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Vaccine. 2010 Feb 17;28(7):1771-7. doi: 10.1016/j.vaccine.2009.12.009. Epub 2009 Dec 16.

Validation of diagnostic tests for detection of avian influenza in vaccinated chickens using Bayesian analysis.

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  • 1Central Veterinary Institute, Wageningen University & Research Center, PO Box 65, 8200 AB Lelystad, The Netherlands.

Abstract

Vaccination is an attractive tool for the prevention of outbreaks of highly pathogenic avian influenza in domestic birds. It is known, however, that under certain circumstances vaccination may fail to prevent infection, and that the detection of infection in vaccinated birds can be problematic. Here, we investigate the characteristics of three serological tests (immunofluorescent antibody test (iIFAT), neuraminidase inhibition (NI) assay, and NS1 ELISA) that are able to differentiate infected from vaccinated animals. To this end, data of H7N7 infection experiments are analyzed using Bayesian methods of inference. These Bayesian methods enable validation of the tests in the absence of a gold standard, and allow one to take into account that infected birds do not always develop antibodies after infection. The results show that the N7 iIFAT and the NI assay have sensitivities for detecting antibodies of 0.95 (95% CI: 0.89-0.98) and 0.93 (95% CI: 0.78-0.99), but substantially lower sensitivities for detecting infection: 0.64 (95% CI: 0.52-0.75) and 0.63 (95% CI: 0.49-0.75). The NS1 ELISA has a low sensitivity for both detecting antibodies 0.55 (95% CI: 0.34-0.74) and infection 0.42 (95% CI: 0.28-0.56). The estimated specificities of the N7 iIFAT and the NI assay are 0.92 (95% CI: 0.87-0.95) and 0.91 (95% CI: 0.85-0.95), and 0.82 (95% CI: 0.74-0.87) for the NS1 ELISA. Additionally, our analyses suggest a strong association between the duration of virus excretion of infected birds and the probability to develop antibodies.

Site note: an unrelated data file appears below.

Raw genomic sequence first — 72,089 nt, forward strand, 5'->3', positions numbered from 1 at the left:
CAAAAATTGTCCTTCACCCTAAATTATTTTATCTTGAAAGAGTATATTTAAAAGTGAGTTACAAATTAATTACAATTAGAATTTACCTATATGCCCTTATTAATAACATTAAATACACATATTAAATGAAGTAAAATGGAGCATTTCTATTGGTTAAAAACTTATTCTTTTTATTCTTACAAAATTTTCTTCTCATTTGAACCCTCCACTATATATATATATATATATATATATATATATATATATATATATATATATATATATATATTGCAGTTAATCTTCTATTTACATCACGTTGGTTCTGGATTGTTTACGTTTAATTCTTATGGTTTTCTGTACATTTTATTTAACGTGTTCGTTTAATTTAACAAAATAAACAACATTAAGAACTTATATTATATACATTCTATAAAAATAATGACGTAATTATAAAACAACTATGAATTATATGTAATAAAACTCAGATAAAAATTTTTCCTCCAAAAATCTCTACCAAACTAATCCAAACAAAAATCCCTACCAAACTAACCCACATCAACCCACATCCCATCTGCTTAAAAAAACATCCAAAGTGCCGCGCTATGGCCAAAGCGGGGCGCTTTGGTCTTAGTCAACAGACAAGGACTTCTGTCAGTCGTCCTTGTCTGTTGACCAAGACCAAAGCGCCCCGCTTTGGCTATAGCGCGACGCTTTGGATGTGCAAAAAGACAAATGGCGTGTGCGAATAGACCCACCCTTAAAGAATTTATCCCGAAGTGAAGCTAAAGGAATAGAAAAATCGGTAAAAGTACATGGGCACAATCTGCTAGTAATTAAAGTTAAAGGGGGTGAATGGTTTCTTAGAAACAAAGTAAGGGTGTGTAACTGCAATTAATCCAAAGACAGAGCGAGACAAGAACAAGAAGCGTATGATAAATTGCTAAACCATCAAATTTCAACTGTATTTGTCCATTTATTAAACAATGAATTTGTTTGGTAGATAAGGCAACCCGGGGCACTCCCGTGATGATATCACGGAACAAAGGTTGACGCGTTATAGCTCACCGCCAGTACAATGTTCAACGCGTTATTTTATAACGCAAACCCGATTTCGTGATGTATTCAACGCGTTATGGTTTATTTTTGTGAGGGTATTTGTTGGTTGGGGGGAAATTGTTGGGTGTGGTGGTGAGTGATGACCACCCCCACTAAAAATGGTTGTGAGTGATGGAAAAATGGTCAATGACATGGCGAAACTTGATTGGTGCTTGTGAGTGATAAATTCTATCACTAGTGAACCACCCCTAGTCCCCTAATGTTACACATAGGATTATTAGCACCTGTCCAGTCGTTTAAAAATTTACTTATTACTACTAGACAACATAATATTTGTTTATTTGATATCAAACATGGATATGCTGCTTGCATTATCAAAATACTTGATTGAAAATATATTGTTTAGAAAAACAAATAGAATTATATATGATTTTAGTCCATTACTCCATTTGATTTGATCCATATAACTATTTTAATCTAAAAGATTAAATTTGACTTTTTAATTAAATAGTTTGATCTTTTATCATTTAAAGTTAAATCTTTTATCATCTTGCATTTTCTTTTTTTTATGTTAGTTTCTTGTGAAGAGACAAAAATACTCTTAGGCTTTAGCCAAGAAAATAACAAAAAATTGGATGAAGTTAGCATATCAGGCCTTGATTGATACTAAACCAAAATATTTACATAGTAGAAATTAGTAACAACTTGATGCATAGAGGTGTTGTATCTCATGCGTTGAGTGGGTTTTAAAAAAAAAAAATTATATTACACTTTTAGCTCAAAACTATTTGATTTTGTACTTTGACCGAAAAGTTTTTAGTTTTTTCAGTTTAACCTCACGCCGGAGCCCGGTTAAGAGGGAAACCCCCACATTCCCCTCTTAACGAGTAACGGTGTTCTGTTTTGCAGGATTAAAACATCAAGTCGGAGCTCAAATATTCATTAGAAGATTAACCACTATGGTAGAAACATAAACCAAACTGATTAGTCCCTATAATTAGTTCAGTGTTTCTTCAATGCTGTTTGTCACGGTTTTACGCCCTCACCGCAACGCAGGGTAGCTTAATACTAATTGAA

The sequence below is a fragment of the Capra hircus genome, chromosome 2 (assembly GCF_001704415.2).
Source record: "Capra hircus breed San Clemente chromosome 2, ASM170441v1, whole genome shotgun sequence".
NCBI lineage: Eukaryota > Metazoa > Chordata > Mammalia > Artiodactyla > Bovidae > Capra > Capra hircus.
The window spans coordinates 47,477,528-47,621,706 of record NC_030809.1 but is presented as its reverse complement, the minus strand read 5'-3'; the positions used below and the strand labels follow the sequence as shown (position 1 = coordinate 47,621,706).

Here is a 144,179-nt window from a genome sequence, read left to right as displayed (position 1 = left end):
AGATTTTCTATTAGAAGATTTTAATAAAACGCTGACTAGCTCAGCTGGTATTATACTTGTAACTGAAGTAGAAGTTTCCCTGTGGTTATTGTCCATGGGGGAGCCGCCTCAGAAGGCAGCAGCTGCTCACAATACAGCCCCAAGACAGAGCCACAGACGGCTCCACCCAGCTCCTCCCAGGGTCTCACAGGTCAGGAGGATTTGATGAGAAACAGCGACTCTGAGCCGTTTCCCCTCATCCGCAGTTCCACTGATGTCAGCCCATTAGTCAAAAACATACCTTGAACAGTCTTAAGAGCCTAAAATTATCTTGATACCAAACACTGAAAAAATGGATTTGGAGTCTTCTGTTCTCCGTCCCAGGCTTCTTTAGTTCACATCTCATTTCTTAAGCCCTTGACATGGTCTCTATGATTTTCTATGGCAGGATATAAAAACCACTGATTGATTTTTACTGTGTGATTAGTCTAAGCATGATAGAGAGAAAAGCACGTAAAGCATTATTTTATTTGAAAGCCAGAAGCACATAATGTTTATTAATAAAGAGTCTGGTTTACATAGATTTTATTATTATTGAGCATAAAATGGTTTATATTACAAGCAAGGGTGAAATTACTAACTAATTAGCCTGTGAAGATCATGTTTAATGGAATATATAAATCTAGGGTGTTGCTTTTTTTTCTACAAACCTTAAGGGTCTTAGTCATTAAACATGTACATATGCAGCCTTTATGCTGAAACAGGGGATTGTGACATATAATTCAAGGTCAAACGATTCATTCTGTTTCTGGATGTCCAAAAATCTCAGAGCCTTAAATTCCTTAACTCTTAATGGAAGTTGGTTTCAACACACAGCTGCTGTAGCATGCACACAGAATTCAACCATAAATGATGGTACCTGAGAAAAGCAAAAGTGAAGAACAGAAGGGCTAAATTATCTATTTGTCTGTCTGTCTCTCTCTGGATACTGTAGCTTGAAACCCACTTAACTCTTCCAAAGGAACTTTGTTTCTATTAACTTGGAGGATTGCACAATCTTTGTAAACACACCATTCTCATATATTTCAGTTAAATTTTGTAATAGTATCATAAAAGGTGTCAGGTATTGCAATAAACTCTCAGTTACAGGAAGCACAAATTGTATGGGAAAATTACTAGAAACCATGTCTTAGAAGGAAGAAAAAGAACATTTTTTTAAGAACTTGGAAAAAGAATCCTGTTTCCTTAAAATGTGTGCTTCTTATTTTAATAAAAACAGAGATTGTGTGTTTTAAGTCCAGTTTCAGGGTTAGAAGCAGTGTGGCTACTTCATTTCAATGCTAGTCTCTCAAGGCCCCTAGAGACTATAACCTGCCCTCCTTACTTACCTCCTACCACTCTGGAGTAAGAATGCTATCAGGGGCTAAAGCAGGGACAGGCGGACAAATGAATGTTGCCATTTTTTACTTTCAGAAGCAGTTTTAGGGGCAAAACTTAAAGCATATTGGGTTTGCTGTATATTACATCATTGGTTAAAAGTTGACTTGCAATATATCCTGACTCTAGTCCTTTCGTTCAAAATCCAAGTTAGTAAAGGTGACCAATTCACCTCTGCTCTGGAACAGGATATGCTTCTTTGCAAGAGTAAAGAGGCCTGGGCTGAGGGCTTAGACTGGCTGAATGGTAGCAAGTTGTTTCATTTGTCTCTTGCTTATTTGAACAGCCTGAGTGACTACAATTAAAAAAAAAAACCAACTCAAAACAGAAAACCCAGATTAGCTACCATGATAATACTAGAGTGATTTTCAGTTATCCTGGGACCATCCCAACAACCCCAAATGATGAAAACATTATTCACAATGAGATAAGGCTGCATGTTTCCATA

Copyright (c) 2009 Elsevier Ltd. All rights reserved.

PMID:
20025919
[PubMed - indexed for MEDLINE]
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